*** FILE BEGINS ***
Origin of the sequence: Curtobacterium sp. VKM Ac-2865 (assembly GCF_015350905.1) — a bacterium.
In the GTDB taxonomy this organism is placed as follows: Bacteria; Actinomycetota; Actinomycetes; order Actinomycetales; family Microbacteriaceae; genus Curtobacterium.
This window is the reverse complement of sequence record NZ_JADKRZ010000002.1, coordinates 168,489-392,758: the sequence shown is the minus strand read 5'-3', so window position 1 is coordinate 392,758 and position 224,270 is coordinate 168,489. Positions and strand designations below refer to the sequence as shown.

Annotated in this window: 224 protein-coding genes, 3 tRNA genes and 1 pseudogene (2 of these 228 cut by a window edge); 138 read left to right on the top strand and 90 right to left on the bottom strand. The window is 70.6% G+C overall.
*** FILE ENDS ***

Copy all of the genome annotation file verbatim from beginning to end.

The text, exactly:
Origin of the sequence: Curtobacterium sp. VKM Ac-2865 (assembly GCF_015350905.1) — a bacterium.
In the GTDB taxonomy this organism is placed as follows: Bacteria; Actinomycetota; Actinomycetes; order Actinomycetales; family Microbacteriaceae; genus Curtobacterium.
This window is the reverse complement of sequence record NZ_JADKRZ010000002.1, coordinates 168,489-392,758: the sequence shown is the minus strand read 5'-3', so window position 1 is coordinate 392,758 and position 224,270 is coordinate 168,489. Positions and strand designations below refer to the sequence as shown.

Annotated in this window: 224 protein-coding genes, 3 tRNA genes and 1 pseudogene (2 of these 228 cut by a window edge); 138 read left to right on the top strand and 90 right to left on the bottom strand. The window is 70.6% G+C overall.